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Varisli, L.; Vlahopoulos, S. Epithelial–Mesenchymal Transition in Acute Leukemias. Encyclopedia. Available online: (accessed on 14 April 2024).
Varisli L, Vlahopoulos S. Epithelial–Mesenchymal Transition in Acute Leukemias. Encyclopedia. Available at: Accessed April 14, 2024.
Varisli, Lokman, Spiros Vlahopoulos. "Epithelial–Mesenchymal Transition in Acute Leukemias" Encyclopedia, (accessed April 14, 2024).
Varisli, L., & Vlahopoulos, S. (2024, February 19). Epithelial–Mesenchymal Transition in Acute Leukemias. In Encyclopedia.
Varisli, Lokman and Spiros Vlahopoulos. "Epithelial–Mesenchymal Transition in Acute Leukemias." Encyclopedia. Web. 19 February, 2024.
Epithelial–Mesenchymal Transition in Acute Leukemias

Epithelial–mesenchymal transition (EMT) is a metabolic process that confers phenotypic flexibility to cells and the ability to adapt to new functions. This transition is critical during embryogenesis and is required for the differentiation of many tissues and organs. EMT can also be induced in advanced-stage cancers, leading to further malignant behavior and chemotherapy resistance, resulting in an unfavorable prognosis for patients.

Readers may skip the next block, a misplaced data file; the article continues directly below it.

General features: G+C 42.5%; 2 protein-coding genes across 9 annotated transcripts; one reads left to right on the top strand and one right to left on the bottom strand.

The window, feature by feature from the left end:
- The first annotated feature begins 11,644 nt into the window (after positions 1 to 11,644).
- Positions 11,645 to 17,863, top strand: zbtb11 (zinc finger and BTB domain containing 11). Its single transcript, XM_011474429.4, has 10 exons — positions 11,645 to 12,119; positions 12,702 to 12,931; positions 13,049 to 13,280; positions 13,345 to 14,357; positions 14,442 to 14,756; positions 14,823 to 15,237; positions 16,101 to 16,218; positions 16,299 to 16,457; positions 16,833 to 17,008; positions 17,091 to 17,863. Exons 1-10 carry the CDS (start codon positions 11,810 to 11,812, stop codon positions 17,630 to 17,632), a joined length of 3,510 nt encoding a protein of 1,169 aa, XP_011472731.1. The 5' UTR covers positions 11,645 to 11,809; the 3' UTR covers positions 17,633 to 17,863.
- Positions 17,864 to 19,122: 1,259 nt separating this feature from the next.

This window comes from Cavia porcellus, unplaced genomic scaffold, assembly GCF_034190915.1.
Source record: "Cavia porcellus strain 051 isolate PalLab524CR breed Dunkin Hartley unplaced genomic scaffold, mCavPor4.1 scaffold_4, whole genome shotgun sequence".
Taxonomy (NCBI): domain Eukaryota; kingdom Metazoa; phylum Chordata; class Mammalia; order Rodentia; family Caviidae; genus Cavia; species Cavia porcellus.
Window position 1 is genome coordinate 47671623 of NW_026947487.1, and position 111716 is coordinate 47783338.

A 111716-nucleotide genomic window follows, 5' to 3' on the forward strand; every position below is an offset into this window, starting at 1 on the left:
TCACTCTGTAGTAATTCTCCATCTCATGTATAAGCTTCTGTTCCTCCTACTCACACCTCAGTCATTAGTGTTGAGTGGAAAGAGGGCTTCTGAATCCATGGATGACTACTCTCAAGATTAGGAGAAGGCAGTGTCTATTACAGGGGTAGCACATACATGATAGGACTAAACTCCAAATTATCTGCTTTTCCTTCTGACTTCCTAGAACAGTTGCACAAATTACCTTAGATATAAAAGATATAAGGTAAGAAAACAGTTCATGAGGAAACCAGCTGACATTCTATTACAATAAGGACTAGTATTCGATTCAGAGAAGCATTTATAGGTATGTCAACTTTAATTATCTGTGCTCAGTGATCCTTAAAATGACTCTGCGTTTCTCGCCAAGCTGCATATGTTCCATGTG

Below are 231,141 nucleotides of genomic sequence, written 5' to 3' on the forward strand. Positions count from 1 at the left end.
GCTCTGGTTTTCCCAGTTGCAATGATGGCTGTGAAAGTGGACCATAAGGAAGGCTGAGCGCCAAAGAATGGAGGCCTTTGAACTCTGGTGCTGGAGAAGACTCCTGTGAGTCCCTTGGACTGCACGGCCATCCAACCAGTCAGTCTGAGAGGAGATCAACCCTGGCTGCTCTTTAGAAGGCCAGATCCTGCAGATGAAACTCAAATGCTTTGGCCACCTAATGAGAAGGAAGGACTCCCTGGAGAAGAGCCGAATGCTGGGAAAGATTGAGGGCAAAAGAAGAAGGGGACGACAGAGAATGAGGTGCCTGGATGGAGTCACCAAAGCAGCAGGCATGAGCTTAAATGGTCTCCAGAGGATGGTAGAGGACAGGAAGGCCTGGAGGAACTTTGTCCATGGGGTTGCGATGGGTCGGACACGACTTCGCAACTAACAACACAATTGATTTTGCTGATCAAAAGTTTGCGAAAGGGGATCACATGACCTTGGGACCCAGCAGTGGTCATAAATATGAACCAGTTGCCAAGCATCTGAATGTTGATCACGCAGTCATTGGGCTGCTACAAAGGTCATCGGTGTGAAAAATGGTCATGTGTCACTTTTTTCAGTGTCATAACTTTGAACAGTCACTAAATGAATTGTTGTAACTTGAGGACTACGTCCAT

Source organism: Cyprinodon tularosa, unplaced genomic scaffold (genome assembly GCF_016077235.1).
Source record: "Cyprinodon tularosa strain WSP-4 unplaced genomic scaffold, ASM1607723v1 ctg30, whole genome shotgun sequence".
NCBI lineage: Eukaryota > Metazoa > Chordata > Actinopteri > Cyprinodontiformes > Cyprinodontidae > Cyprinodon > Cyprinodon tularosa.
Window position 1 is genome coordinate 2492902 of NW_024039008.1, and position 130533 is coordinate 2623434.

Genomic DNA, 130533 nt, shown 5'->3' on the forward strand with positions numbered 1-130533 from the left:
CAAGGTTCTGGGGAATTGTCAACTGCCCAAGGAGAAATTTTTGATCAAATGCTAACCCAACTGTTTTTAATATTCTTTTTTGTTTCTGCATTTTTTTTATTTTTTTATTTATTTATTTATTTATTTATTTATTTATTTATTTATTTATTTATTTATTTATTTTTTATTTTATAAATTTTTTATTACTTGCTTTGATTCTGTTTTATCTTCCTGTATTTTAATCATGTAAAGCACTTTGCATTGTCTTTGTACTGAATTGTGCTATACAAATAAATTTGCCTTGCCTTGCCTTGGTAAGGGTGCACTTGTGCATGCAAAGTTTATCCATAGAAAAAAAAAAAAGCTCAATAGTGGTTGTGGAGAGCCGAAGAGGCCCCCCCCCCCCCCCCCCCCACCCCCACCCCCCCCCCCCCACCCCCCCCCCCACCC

EMT leukemia neoplasia cell adhesion signaling

1. Introduction

Transitions between epithelial and mesenchymal phenotypes have been studied for decades, and characterized by their dynamic nature, which enables cells to adapt to new functions, according to the needs of the organism [1]. Epithelial cells that undergo epithelial–mesenchymal transition (EMT) lose their junctions and baso-apical polarity, reprogram their metabolism, and acquire a back-to-front polarity that confers them the ability to migrate and invade surrounding tissues. EMT enables the formation of the body plan and the differentiation of multiple tissues and organs. In a mature organism, EMT contributes to tissue repair. In pathology, EMT is involved in organ fibrosis and in cancer progression; in the latter, cells acquire developmental plasticity, migratory and invasive properties, and resistance to apoptosis, senescence, and destruction by the immune system [2].